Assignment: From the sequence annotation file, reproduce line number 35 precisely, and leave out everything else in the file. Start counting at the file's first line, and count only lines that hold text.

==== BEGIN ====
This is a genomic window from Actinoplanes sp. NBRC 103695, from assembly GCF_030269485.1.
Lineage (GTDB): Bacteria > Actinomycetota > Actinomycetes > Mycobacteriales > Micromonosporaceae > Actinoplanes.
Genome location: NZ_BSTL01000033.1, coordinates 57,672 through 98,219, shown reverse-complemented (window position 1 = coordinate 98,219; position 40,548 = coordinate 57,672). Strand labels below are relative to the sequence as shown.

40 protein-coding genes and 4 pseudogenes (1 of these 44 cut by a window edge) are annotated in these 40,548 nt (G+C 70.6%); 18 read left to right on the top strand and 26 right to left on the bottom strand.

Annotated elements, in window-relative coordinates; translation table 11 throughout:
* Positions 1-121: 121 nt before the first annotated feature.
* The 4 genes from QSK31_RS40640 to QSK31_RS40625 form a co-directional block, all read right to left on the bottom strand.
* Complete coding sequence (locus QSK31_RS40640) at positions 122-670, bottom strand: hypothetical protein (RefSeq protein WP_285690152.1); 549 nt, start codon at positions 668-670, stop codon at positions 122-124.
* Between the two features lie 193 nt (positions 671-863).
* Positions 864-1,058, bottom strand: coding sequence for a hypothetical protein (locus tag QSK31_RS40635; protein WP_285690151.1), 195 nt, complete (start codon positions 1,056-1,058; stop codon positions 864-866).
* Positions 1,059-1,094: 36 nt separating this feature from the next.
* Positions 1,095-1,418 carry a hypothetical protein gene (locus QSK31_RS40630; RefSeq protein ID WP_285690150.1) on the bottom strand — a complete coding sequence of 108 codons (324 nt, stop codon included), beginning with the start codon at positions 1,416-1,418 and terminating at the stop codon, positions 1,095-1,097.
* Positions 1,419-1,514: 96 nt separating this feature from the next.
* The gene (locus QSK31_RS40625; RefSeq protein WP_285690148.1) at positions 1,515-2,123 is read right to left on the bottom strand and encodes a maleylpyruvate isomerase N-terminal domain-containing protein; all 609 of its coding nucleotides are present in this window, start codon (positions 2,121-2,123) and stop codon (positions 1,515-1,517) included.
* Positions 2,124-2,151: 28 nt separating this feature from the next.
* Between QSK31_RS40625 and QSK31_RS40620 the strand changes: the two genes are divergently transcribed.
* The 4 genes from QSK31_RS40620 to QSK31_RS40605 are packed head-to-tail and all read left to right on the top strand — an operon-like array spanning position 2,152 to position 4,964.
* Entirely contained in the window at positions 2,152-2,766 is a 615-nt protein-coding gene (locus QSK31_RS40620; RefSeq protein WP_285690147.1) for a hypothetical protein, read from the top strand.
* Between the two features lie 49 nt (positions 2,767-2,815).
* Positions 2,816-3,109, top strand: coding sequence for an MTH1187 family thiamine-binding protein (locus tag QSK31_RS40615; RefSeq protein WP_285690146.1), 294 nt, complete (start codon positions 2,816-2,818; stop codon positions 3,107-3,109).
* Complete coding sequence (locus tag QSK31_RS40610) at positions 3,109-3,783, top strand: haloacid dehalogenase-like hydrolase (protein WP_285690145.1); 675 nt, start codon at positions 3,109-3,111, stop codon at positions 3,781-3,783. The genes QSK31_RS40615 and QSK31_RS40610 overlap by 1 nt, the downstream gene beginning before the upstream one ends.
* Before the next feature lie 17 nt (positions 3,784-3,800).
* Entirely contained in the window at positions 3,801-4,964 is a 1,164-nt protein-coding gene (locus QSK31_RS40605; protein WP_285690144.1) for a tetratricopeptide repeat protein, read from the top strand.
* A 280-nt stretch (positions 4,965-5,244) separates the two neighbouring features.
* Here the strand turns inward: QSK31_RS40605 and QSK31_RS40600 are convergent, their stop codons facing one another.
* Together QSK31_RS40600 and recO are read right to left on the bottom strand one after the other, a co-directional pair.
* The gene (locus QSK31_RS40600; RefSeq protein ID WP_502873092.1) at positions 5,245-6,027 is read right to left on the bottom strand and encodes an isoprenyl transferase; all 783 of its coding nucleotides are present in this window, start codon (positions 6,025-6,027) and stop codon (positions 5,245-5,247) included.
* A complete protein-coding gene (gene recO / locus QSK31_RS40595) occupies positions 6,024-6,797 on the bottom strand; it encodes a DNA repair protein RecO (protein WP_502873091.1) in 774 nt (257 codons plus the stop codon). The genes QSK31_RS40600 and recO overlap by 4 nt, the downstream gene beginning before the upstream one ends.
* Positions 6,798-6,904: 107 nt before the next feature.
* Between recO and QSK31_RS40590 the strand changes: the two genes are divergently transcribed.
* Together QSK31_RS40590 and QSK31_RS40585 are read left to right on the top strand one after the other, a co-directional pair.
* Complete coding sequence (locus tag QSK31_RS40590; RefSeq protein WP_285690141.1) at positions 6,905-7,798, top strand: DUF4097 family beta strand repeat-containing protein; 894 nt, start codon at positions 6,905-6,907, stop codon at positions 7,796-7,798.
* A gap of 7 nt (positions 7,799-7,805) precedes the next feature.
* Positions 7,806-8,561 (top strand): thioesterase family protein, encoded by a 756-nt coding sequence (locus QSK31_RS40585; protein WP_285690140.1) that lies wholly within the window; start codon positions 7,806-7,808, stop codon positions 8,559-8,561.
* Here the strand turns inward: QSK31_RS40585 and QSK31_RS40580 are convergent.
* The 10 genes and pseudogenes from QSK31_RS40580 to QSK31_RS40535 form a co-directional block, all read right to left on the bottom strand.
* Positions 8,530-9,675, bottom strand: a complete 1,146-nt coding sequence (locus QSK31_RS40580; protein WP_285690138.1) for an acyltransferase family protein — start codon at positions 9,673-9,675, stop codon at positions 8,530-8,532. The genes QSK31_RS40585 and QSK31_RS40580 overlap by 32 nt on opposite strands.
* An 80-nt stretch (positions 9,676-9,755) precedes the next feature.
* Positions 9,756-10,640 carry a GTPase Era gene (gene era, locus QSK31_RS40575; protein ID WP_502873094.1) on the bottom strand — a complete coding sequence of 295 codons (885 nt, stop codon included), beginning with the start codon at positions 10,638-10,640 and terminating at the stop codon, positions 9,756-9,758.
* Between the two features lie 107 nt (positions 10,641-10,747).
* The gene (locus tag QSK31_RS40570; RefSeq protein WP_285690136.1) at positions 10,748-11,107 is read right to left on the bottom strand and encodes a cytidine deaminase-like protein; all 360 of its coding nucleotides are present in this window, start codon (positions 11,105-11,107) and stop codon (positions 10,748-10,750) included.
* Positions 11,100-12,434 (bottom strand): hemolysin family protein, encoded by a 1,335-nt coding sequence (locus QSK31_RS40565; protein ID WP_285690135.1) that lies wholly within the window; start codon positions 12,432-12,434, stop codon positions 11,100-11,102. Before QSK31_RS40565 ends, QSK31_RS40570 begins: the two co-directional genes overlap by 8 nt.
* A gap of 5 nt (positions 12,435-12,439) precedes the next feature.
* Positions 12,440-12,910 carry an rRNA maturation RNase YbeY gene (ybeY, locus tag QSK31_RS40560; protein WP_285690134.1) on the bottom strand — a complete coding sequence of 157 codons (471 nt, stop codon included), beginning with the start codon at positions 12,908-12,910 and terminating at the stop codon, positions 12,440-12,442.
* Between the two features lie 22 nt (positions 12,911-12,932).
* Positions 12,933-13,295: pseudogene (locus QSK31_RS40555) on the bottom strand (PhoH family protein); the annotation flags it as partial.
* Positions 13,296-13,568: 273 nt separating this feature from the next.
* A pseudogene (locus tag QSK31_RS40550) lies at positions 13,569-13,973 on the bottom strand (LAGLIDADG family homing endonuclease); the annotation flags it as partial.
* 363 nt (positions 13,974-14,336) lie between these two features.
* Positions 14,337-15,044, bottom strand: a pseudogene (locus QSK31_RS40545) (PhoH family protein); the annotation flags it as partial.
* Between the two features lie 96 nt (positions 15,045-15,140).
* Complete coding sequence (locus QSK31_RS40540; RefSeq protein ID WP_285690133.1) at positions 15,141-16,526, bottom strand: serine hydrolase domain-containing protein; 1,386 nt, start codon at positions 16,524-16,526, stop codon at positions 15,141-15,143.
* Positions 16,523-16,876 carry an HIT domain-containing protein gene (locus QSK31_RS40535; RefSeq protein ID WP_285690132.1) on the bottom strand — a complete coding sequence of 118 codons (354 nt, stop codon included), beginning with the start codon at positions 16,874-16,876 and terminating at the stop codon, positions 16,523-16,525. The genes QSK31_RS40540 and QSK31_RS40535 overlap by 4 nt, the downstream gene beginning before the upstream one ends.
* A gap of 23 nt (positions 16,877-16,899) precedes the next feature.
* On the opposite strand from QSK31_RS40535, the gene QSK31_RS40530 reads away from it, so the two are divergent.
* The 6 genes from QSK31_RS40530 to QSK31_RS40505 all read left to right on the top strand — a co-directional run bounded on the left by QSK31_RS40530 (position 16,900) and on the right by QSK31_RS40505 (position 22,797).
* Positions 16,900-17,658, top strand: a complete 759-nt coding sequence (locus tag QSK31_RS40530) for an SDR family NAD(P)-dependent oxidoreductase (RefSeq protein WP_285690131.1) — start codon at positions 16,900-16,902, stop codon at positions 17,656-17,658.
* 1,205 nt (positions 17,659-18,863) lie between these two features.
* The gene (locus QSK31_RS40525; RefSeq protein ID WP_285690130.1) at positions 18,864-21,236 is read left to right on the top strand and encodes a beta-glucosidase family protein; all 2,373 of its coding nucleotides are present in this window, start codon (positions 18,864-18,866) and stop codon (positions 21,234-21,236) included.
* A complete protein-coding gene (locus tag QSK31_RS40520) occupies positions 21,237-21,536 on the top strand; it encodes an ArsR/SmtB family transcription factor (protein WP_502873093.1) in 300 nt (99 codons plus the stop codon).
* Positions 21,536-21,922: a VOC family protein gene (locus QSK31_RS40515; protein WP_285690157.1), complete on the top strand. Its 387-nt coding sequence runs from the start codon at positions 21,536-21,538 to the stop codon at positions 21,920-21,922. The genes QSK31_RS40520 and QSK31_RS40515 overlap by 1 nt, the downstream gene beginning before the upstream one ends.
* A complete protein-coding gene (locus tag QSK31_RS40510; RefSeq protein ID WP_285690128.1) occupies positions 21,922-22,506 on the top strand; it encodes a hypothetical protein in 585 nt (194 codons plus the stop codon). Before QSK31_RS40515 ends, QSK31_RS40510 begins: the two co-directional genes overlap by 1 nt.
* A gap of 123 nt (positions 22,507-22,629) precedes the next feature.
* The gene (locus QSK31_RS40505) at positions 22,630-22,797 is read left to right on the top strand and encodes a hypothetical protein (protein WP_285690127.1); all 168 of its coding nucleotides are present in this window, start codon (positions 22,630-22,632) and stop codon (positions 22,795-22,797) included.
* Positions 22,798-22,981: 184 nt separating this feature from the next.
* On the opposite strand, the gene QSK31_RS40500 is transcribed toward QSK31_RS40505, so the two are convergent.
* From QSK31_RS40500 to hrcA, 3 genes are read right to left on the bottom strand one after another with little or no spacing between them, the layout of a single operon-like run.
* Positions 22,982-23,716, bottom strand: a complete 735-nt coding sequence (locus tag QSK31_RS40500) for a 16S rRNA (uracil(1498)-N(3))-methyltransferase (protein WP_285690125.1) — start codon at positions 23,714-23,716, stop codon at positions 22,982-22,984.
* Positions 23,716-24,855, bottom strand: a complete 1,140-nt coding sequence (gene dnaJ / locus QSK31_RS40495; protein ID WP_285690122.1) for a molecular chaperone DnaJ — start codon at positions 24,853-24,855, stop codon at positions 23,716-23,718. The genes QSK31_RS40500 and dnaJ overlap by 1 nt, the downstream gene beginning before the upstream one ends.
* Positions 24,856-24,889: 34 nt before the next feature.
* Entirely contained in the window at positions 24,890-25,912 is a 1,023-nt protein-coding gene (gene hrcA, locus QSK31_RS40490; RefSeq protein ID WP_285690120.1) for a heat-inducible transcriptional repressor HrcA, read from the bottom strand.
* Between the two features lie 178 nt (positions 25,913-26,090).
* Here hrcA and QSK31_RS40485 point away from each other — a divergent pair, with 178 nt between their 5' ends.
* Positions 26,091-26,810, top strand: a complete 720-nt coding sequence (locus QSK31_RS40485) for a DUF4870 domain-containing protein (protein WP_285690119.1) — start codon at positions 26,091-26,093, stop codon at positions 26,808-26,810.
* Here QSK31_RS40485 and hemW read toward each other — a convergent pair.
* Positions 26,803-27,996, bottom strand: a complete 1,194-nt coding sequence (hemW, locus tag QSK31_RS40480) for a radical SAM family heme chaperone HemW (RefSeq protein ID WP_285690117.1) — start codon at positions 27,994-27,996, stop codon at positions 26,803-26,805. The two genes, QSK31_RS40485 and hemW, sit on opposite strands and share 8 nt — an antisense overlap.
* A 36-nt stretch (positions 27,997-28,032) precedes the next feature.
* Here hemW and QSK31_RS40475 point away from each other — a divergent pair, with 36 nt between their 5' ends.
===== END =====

* Here the strand turns inward: QSK31_RS40585 and QSK31_RS40580 are convergent.